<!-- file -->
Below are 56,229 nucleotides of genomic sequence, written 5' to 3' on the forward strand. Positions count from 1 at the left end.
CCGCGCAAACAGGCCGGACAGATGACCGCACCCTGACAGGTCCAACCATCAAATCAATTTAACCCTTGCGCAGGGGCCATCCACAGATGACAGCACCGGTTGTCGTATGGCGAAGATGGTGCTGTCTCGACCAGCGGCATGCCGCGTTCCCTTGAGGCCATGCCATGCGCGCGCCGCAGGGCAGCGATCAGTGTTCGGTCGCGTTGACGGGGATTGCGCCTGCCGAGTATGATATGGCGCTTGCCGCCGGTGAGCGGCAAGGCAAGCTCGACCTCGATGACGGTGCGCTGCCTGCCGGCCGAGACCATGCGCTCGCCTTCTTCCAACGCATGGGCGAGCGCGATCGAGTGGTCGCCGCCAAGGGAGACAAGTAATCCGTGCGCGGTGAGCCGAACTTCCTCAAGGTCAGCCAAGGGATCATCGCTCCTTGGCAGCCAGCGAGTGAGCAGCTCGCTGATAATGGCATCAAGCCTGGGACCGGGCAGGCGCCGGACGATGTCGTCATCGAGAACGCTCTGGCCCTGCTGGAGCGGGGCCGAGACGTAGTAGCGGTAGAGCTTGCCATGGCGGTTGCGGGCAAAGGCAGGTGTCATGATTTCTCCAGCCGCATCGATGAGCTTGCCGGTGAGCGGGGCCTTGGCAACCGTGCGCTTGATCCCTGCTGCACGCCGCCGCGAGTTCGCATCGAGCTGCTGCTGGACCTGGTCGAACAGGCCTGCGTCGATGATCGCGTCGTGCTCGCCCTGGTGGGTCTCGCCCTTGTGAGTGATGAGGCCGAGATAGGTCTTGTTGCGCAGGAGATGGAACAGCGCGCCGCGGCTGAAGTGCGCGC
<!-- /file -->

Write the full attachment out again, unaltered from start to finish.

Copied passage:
Below are 56,229 nucleotides of genomic sequence, written 5' to 3' on the forward strand. Positions count from 1 at the left end.
CCGCGCAAACAGGCCGGACAGATGACCGCACCCTGACAGGTCCAACCATCAAATCAATTTAACCCTTGCGCAGGGGCCATCCACAGATGACAGCACCGGTTGTCGTATGGCGAAGATGGTGCTGTCTCGACCAGCGGCATGCCGCGTTCCCTTGAGGCCATGCCATGCGCGCGCCGCAGGGCAGCGATCAGTGTTCGGTCGCGTTGACGGGGATTGCGCCTGCCGAGTATGATATGGCGCTTGCCGCCGGTGAGCGGCAAGGCAAGCTCGACCTCGATGACGGTGCGCTGCCTGCCGGCCGAGACCATGCGCTCGCCTTCTTCCAACGCATGGGCGAGCGCGATCGAGTGGTCGCCGCCAAGGGAGACAAGTAATCCGTGCGCGGTGAGCCGAACTTCCTCAAGGTCAGCCAAGGGATCATCGCTCCTTGGCAGCCAGCGAGTGAGCAGCTCGCTGATAATGGCATCAAGCCTGGGACCGGGCAGGCGCCGGACGATGTCGTCATCGAGAACGCTCTGGCCCTGCTGGAGCGGGGCCGAGACGTAGTAGCGGTAGAGCTTGCCATGGCGGTTGCGGGCAAAGGCAGGTGTCATGATTTCTCCAGCCGCATCGATGAGCTTGCCGGTGAGCGGGGCCTTGGCAACCGTGCGCTTGATCCCTGCTGCACGCCGCCGCGAGTTCGCATCGAGCTGCTGCTGGACCTGGTCGAACAGGCCTGCGTCGATGATCGCGTCGTGCTCGCCCTGGTGGGTCTCGCCCTTGTGAGTGATGAGGCCGAGATAGGTCTTGTTGCGCAGGAGATGGAACAGCGCGCCGCGGCTGAAGTGCGCGC